Yuehua He Chinese American Painter Oil Painting WooArts.com
Member of Portrait Society of America, Member of Allied Artists of America, Inc.,1997-2000 Curator of Beijing design Art Museum. Started painting when was a child. Worked as fine art designer for over 10 years. Portrait art work was selected for Art exhibition New York in 2009. Art work ” travel ” won the award for the advancement of American Art from Allied Artists of America in 2010.
Art work “daughter” was selected for exhibition of Art Renewal Center in 2011. Advisor of ACOPAL ( America China Painting Artists League ), organize the exhibition of Contemporary A Mercian Realism” with Beijing World Art Museum in 2012.
Yuehua was born in 1959 in Beijing, China. Yuehua’s mother was an art teacher and she taught him how to draw. He participated in art activities in school. His dream was to enter the Academy of Fine Arts. However, at that time, students were not allowed to go to college unless they were chosen by someone in the government.
After high school Yuehua went to the army. In the army, there were not many opportunities to draw, but when the chance arose he drew what he saw in his surroundings. Four years later, Yuehua left the army and entered the cinema and drafted movie posters. Each movie poster was 2 meters x 7 meters long, and it usually took one to two days to finish painting. During this time Yuehua was admitted to the Central Academy of Arts and Design Night University (renamed the Tsinghua University Academy of Fine Arts).
The Secretary to the Minister of Electronics Industry invited Yuehua to work professionally. He worked in the State Council and the NPC Standing Committee from 1982 until 1987, after which he worked as the curator of the Beijing Museum of Art and Design. Yuehua worked there until 2000 when he immigrated to the United States to become a full-time painter.
Tell us a bit about how you first started painting.
I first started painting fifty years ago, when I was six, and I remember my first painting was the “sun”. The circle wasn’t even round, and around it I drew lines for the rays of sunshine. When my mother helped me and made a few changes to the painting, suddenly, I felt “wow! this looks just like the sun!” Since then, I have been interested in painting. My mother was in a school of arts education and there were a lot of works there; I would often look around and observe the paintings.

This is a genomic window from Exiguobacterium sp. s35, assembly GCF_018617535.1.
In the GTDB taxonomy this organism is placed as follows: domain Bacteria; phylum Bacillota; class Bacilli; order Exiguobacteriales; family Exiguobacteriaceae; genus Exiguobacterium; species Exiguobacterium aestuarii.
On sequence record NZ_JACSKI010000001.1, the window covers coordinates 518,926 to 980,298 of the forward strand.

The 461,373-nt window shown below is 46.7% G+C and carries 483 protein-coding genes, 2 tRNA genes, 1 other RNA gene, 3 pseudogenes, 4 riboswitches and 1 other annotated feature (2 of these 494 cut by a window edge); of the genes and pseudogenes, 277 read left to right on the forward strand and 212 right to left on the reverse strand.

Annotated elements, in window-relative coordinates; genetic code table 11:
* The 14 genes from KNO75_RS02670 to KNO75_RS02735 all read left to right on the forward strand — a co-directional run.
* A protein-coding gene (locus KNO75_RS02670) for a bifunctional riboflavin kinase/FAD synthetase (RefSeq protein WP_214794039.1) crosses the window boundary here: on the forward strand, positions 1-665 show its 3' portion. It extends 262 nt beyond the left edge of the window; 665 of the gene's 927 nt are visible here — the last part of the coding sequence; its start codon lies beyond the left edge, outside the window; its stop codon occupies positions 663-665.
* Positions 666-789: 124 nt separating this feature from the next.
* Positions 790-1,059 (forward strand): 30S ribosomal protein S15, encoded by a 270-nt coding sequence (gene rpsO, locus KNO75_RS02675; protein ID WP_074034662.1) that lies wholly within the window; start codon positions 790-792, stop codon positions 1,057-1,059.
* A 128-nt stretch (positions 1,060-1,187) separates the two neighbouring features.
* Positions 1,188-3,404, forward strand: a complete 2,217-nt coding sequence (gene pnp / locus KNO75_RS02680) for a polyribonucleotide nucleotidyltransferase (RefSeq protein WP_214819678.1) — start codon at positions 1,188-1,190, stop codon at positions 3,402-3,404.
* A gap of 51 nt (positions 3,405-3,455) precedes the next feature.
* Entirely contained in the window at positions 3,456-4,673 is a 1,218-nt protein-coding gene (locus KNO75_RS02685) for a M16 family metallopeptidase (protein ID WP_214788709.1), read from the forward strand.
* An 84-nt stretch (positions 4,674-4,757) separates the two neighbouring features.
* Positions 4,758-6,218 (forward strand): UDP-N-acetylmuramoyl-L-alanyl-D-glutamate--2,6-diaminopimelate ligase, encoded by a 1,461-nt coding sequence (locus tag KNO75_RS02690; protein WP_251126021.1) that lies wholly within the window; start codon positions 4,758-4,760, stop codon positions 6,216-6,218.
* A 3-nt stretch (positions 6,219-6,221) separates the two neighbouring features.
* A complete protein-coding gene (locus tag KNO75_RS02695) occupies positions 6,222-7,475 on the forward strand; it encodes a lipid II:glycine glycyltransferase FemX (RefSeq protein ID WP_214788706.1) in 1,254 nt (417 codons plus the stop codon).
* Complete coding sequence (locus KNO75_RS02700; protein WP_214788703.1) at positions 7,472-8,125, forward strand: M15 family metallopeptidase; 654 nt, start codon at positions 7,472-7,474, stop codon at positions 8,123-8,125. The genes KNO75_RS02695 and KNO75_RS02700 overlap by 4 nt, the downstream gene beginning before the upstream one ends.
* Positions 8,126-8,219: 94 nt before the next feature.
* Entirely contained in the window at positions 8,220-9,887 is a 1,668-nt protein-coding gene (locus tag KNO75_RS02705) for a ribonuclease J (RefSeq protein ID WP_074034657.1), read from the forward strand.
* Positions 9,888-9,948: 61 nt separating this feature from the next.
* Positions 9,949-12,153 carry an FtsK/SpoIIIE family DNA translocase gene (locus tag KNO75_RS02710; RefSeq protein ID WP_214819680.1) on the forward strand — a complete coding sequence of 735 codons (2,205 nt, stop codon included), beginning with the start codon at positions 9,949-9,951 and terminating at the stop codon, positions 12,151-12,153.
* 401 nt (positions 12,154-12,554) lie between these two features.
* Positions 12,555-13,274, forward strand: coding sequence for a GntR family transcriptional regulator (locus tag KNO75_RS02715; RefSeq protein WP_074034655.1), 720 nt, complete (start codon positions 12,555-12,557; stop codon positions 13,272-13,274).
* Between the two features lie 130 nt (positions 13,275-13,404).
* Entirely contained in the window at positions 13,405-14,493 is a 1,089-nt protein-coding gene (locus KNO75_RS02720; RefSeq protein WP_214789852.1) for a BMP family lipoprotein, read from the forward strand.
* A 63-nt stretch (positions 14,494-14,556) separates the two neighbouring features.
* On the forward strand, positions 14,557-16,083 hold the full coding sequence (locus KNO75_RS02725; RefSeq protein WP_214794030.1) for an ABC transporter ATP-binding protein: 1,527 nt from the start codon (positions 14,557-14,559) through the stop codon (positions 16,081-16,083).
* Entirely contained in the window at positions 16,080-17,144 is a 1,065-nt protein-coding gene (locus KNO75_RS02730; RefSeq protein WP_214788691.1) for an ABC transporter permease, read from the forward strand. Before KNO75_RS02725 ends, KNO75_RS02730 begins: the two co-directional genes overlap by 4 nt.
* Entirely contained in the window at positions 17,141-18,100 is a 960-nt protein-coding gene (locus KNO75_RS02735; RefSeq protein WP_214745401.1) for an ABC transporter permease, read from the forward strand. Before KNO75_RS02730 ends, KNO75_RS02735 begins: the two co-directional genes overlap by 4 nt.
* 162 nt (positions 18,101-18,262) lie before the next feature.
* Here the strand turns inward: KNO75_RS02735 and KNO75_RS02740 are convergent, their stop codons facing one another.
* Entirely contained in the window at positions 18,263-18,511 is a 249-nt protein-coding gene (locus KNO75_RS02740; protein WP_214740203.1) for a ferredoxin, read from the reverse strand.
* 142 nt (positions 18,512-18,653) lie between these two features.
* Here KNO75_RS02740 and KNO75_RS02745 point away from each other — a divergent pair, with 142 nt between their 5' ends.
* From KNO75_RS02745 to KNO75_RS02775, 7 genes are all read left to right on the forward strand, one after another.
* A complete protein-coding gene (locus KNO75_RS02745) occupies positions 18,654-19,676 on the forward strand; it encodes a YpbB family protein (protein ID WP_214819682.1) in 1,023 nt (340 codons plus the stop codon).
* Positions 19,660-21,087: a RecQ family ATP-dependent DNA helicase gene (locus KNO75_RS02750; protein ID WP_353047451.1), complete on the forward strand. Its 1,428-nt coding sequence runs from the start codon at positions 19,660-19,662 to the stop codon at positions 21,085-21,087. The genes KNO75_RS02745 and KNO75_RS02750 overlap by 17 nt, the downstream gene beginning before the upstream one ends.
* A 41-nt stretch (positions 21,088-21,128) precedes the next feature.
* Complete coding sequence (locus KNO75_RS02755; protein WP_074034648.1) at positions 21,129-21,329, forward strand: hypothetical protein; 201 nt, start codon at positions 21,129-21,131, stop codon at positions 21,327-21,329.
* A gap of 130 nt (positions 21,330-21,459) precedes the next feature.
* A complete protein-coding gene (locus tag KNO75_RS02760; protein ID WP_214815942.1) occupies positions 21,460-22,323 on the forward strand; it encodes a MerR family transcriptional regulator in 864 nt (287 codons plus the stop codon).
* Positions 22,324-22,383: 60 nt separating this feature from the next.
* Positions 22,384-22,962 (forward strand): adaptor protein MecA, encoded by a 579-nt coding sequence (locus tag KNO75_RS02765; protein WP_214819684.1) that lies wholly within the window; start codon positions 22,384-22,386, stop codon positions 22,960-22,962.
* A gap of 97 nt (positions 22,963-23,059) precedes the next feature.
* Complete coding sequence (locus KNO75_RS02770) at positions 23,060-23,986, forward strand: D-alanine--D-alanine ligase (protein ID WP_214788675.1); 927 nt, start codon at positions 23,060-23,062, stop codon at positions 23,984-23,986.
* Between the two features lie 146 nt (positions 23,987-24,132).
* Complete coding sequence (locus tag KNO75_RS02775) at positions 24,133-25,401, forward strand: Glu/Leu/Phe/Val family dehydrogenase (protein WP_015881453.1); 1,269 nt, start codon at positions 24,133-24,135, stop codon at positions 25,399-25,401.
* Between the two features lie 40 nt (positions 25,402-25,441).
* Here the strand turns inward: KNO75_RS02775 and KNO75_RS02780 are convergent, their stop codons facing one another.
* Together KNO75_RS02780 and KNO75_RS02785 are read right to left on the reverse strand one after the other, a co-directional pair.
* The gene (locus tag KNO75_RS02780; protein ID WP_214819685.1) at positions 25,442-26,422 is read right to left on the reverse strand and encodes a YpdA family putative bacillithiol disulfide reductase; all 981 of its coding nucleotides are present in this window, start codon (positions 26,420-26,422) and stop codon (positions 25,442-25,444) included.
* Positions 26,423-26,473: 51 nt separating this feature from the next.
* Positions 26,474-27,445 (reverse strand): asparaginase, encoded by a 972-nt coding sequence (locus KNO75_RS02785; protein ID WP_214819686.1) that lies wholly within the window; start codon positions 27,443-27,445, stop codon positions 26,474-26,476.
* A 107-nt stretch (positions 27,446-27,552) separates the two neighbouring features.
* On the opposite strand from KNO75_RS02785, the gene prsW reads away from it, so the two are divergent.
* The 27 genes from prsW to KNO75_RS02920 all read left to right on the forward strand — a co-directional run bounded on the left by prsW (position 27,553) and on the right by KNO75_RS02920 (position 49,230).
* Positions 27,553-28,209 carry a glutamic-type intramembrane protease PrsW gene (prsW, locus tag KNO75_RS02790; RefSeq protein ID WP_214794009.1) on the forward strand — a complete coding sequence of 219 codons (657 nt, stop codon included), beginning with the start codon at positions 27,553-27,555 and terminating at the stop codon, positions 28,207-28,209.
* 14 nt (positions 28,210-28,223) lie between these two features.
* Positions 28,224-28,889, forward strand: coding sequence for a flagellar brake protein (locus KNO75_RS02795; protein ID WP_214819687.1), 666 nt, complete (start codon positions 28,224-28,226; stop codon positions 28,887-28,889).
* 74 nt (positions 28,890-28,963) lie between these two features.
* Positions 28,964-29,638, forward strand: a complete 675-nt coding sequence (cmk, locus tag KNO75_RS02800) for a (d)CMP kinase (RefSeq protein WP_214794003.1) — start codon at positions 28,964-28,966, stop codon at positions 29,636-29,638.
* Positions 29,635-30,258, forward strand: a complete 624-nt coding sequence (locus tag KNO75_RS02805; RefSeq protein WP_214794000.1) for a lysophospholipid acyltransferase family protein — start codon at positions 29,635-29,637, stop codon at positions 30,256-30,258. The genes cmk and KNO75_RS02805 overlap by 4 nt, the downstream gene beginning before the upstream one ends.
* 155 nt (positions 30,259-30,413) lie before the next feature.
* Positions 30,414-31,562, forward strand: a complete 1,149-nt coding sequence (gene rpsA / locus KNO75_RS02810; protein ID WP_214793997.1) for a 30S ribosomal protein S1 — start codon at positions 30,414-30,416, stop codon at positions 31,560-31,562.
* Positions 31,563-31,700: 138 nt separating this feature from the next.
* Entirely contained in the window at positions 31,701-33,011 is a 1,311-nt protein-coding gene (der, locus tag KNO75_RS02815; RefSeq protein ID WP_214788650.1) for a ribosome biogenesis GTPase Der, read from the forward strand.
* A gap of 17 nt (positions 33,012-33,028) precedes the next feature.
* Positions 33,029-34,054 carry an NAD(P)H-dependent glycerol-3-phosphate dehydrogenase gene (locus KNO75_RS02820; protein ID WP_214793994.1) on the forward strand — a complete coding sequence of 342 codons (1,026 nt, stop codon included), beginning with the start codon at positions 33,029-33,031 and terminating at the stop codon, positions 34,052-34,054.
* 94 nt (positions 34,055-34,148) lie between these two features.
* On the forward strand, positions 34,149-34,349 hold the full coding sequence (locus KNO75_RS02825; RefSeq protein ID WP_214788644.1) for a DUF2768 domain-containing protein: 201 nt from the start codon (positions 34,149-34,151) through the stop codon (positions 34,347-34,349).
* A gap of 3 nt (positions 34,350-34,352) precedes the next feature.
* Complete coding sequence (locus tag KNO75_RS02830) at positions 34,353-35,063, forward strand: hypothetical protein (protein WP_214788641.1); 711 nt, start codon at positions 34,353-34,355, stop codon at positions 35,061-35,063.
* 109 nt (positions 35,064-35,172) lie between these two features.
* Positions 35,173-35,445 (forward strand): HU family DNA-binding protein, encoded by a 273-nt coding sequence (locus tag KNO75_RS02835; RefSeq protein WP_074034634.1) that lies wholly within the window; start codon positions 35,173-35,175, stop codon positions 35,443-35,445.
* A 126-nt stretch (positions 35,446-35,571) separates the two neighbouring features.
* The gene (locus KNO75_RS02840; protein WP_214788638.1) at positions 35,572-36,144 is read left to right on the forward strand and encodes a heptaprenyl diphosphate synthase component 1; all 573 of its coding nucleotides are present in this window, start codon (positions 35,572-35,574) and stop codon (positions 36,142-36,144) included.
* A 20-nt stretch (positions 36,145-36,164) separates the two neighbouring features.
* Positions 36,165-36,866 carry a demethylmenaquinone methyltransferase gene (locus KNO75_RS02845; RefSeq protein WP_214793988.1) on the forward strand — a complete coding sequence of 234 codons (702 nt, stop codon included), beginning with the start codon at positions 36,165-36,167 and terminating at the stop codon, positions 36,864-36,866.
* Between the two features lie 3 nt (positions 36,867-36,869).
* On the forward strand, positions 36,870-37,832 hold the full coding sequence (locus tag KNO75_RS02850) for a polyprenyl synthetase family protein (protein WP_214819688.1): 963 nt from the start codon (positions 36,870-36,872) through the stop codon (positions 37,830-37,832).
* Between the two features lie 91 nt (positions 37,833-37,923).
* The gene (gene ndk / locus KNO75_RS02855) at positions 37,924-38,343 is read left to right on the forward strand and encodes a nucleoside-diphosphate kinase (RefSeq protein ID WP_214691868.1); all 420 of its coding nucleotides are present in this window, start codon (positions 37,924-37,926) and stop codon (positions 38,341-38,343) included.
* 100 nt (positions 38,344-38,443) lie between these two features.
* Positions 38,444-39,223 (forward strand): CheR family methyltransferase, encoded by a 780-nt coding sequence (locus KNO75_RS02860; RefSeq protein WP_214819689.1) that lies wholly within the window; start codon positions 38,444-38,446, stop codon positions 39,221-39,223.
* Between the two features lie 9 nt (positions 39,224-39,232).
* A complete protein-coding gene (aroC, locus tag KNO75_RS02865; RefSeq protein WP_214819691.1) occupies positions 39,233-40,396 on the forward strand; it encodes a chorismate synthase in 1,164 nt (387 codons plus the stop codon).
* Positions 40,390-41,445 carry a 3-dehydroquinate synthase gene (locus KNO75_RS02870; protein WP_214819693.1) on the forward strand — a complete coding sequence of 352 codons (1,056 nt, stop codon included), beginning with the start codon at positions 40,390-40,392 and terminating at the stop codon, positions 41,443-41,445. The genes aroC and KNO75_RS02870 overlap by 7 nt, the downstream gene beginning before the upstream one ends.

Did you have any stops and starts in your painting career?
When I was fifteen years old I began to learn oil painting. I studied professional graphic design at a University in China. For ten years, I did exhibition design. Then, I settled in New York in 2000, and for many years, taught children how to paint at my art school. Then in 2008, I started oil painting again.
What mediums and genres have you experimented with?
I studied Rembrandt ‘Ingres and Sargent’s painting method; I recreated a lot of their work.
Which ones have “stuck” and which ones have fallen away?
Prior to joining DPW, my paintings were large in size. Now, I find a small painting is more challenging to make in a very short time with a few strokes showing rich attributes.
Which ones are you looking forward to exploring?
In DPW, there are a large number of excellent works I appreciate and learn from. I try a variety of performance methods, and I look forward to engaging realism and abstract exploration.
Who or what inspires you most?
Sargent’s painting method is the most exciting me.
What does procrastination look like for you?
Because of my age, I cannot waste time.
What techniques work to ensure that you make time for your art?
I am now a full-time painter. At this point in my life, I have the freedom to paint all day. I sometimes have social activities and interaction, but in most cases I am a very dedicated artist. It has become a passion; I can not imagine not painting.
How do you generally arrive at ideas for your paintings?
Before painting, I will consider: What is the theme of this painting? What do I want to express? Then I consider painting forms, such as: style, and color.
How do you keep art “fresh?” What techniques have helped you avoid burnout and keep your work vibrant and engaging?
I think you cannot overthink a painting too much, have too many goals, ask for too much or spend too long on a painting. It is better to have a painting with a set size, target, and completion time.
What do you feel you are learning about right now as an artist?
I feel that a piece of work is a comprehensive portrayal of the artist’s life, culture, art, language, and I’m trying to paint as much as I can.
What makes you happiest about your art?
It makes me the happiest when people like my work. Also, when works of art convey an idea and communicate with people.
© 2015 Sophie Catalina Marine